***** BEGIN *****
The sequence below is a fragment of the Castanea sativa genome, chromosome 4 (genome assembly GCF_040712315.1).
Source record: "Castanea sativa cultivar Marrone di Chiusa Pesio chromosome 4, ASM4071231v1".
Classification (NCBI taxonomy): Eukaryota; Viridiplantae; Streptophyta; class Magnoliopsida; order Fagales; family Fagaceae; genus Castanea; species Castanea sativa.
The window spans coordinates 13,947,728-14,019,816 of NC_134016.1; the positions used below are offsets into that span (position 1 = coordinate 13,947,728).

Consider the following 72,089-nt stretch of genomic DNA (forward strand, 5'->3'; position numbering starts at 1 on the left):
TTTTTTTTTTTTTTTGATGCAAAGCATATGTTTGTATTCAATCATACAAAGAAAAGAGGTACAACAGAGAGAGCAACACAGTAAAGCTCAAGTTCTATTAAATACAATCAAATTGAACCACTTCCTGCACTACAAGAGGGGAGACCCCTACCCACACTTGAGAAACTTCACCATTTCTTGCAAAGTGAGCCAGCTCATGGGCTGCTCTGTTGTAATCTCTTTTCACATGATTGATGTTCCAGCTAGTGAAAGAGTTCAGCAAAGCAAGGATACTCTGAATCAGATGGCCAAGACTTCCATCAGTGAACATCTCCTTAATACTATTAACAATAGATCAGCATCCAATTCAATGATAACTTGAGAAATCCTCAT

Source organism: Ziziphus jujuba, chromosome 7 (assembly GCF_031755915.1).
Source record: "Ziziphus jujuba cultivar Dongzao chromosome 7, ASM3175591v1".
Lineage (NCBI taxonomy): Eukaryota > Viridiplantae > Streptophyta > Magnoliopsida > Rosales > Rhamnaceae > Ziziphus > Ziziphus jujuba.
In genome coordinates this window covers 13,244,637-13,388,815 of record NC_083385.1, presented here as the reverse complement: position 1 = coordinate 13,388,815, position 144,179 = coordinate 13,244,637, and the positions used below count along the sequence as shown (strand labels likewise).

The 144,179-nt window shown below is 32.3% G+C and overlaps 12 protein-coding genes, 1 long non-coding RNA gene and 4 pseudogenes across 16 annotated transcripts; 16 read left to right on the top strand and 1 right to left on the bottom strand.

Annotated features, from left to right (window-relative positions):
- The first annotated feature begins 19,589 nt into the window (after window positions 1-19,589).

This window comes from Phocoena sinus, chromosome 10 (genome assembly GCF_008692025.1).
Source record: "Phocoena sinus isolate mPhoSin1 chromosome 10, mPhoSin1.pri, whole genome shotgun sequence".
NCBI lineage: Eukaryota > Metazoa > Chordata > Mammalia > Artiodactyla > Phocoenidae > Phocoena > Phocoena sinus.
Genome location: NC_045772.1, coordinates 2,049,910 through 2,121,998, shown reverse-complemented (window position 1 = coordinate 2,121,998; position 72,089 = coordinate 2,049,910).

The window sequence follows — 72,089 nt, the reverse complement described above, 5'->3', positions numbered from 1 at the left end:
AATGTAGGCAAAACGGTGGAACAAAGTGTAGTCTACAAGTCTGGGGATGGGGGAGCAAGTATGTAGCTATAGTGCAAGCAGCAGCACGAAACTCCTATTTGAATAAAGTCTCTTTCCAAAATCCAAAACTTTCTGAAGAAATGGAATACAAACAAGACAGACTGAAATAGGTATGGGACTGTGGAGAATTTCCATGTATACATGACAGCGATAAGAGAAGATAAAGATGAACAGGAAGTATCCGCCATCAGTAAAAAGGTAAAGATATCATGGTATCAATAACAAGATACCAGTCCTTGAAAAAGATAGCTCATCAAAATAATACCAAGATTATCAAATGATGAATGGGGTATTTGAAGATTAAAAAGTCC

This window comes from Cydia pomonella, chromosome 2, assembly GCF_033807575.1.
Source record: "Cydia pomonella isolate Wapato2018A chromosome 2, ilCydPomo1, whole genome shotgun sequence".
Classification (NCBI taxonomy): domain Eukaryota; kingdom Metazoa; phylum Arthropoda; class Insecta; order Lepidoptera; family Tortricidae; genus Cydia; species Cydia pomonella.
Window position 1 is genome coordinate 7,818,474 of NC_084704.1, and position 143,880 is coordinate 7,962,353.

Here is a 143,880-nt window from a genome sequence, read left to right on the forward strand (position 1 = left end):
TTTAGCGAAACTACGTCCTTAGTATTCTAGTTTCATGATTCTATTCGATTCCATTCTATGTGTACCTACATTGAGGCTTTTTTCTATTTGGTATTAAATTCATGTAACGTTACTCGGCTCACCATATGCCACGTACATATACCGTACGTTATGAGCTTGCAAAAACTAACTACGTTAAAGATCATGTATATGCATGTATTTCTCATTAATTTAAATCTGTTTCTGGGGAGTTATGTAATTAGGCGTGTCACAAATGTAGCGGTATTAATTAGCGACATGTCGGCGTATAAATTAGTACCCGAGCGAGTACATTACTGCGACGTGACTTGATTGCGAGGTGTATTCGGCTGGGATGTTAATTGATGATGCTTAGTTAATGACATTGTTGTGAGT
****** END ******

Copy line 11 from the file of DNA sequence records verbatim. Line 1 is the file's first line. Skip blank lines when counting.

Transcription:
The 144,179-nt window shown below is 32.3% G+C and overlaps 12 protein-coding genes, 1 long non-coding RNA gene and 4 pseudogenes across 16 annotated transcripts; 16 read left to right on the top strand and 1 right to left on the bottom strand.